You’ve probably heard of cryptocurrencies: Bitcoin, Ethereum, and Dogecoin have become words we hear in the news or read online. But what exactly is cryptocurrency and how does it work?
Cryptocurrency vs regular currency
For now, we hope that you have some money in your pocket in the form of dollars, euros or rupees, depending on what your country offers as currency. This money is valued in part by a rigorous system run by governments, as well as by certain market mechanisms that are very much about getting here. This article from The Balance serves as a powerful introductory book.
Cryptocurrency is fundamentally different from this. Instead of having a physical banknote and coin in your pocket, it exists entirely digitally without the authority of the government to support it. Instead, it relies on free-market mechanisms to determine its value: what people are willing to pay for it determines its value.
Of course, without a central issuing authority, inflation can become a real problem: Anyone can claim to own a thousand or a million cryptocurrencies at any moment, and there’s nothing anyone can do to stop it. If you create your own U.S. dollar, you will be arrested for counterfeiting. If you create a cryptocurrency out of thin air, nothing happens. Cryptocurrency blockchain
This problem was one of the biggest problems with cryptocurrency until it came to light. Satoshi Nakamoto – this is a nickname for a person or group that no one knows for sure except Satoshi – with the blockchain. This is a very complex technology, but it becomes an online ledger that everyone can see, but not everyone can change.
Much like the ledger that a former accountant would keep (for example, this ledger leaning over Ebenezer Scrooge is the ledger), the blockchain records how many cryptocurrencies there are and who owns them and spends them. It does this in so-called blocks, hence the name “blockchain”. The following is an example of a working ledger.
The ledger keeps track of how much of any cryptocurrency (Bitcoin in the example above) was spent, when it was spent, and who spent it. Although your identity is protected by a pseudonym (random numbers and letters called hashes), none of them are truly anonymous when using most cryptocurrencies, with a few exceptions. Even Bitcoin is not as “anonymous” as many people think. Putting crypto in cryptocurrency
The notebook is only one side of the equation. While it’s very good to have a record of cryptocurrencies entering or exiting, ledgers can be easily manipulated. You used to use an eraser or bleach to hide expenses, now you can do the same with some advanced tools.
One way to protect against these problems is the openness of blockchain technology: If anyone can see what’s happening at any given time, it should be easy to quickly tell if there’s anything strange going on. The other way is to take advantage of the strength of the encryption or encrypt the input data and then decrypt it as needed.
In the case of cryptocurrencies, this is usually done with passwords to ensure that it is the same as what the user says, or rather, that the wallet in which the cryptocurrency is stored belongs to him. Since the wallet username, as we have already seen, is usually hashed, it is important to ensure that users remember their passwords.
There are many examples of people forgetting their passwords and locking themselves into the crypto fortune. Buying and mining cryptocurrencies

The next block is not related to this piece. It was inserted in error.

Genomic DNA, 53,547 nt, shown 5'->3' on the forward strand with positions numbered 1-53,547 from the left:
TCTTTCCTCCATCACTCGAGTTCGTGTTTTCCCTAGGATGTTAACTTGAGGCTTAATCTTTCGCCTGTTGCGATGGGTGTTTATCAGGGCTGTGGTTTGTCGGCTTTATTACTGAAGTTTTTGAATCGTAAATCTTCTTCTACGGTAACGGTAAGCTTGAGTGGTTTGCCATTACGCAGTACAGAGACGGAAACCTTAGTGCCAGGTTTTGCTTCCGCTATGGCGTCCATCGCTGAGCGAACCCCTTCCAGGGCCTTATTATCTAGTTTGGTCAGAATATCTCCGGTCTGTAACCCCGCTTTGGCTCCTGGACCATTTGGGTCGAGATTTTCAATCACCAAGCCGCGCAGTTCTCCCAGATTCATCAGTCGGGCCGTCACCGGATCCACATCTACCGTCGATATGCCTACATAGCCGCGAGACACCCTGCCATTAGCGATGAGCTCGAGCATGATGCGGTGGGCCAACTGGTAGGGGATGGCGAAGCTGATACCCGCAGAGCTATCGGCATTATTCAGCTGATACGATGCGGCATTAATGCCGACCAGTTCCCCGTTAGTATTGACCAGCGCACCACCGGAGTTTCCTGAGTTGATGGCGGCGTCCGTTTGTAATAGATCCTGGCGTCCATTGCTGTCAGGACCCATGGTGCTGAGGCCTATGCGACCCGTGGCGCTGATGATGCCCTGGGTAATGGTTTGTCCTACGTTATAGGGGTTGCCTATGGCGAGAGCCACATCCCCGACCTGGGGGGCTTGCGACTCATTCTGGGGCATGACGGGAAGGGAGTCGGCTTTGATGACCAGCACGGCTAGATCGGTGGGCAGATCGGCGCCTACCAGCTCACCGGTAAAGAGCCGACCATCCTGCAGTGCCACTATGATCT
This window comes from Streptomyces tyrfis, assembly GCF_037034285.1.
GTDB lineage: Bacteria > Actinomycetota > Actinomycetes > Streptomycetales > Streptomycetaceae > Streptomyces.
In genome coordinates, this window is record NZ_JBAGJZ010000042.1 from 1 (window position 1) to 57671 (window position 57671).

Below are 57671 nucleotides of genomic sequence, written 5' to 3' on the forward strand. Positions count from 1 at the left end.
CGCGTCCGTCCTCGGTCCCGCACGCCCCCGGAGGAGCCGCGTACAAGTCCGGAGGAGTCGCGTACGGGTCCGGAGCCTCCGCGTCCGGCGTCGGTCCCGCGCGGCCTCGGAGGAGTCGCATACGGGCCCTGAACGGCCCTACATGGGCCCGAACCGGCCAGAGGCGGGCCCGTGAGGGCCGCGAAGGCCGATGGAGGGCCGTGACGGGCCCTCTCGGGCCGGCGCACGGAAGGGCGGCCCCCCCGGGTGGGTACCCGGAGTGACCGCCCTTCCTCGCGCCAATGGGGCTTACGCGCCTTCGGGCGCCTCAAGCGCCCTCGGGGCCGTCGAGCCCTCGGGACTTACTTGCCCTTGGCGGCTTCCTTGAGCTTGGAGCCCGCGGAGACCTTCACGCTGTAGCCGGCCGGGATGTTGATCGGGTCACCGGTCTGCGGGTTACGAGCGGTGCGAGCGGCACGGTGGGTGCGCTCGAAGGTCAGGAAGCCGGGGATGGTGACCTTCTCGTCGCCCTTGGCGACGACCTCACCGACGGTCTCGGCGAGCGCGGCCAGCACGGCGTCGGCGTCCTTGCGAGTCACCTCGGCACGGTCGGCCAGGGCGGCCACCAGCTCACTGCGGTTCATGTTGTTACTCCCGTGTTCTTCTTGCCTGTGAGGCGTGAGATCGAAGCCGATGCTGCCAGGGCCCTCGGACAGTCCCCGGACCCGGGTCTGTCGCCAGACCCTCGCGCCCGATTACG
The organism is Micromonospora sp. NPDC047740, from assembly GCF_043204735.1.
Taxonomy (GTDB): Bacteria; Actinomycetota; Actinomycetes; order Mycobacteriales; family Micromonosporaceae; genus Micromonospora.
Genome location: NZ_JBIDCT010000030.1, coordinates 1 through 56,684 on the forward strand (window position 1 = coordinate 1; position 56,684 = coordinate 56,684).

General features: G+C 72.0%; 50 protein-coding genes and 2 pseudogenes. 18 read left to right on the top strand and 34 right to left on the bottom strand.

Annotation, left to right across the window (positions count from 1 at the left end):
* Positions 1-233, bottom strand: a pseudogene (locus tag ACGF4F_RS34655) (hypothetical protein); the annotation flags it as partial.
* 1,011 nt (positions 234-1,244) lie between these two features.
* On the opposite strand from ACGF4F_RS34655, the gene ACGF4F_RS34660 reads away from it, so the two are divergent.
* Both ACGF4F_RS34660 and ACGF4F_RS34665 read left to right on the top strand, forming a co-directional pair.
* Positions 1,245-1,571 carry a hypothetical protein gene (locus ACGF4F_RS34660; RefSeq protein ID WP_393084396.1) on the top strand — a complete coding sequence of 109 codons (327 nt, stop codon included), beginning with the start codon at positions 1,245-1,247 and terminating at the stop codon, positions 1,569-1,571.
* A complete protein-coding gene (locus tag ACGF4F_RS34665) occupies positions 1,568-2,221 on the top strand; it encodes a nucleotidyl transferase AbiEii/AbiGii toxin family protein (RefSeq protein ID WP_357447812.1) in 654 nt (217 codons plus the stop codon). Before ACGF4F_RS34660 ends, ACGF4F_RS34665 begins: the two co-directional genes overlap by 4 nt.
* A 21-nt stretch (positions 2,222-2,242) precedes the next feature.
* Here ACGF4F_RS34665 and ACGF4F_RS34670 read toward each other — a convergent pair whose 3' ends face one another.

Once the theory of cryptocurrency has disappeared, let’s take a look at how it works in practice. To start using cryptocurrencies, you will need to go to an exchange like the one below. Coinbase أو Sea Monster to buy the cryptocurrency of your choice using regular money. If you want to know more, we have a guide on how to buy Bitcoin; The guide also applies to other cryptocurrencies.
There are other ways to obtain most of the cryptocurrency, namely through so-called mining. But this is not the same as swinging an axe: instead, a computer checks whether new blocks of the existing cryptocurrency are real or fake. Then the payment for this service is made in the same currency. It is the only way to issue new cryptocurrencies and therefore the best way to get more.
However, given the incredible amount of computing power required to process the data needed to validate new blocks, there’s a chance of smoke coming out of your custom-made gaming machine before you mine a few more dollars. A lot of processing power is needed, in fact, mining is no longer the domain of enthusiasts, but an area. for all companies. Even criminal gangs are involved and make millions. Store and spend Bitcoin
Assuming you’ve just bought the cryptocurrency of your choice, you still need a place to store it: Unlike cash, bitcoin and ethereum can’t be planted in your bed. For this you will need a wallet. These come in the form of software and hardware, and the blockchain can store your information.
Software wallets are usually offered by exchanges – but you can sign up for a separate wallet. Bitcoin.site Includes a selection – this is an online service where only Bitcoin can be stored. Although they often fall prey to hackers, the security of many of them was good.
The alternative is a hardware wallet, which for you is almost exclusively a private USB stick that tracks the blockchain. Examples are the safe deposit box و the general ledger. It’s pretty cool though, so again, if you lose or forget your password, your encryption will be lost.
Once you’ve decided on your wallet, all you really need to do is decide what you’re spending it on. Many online services allow you to pay in cryptocurrency, and it is very easy to do this: you just need to click on the right buttons and there will be no problem. Alternatively, you can leave it in your wallet and watch its price rise and fall (or fall altogether).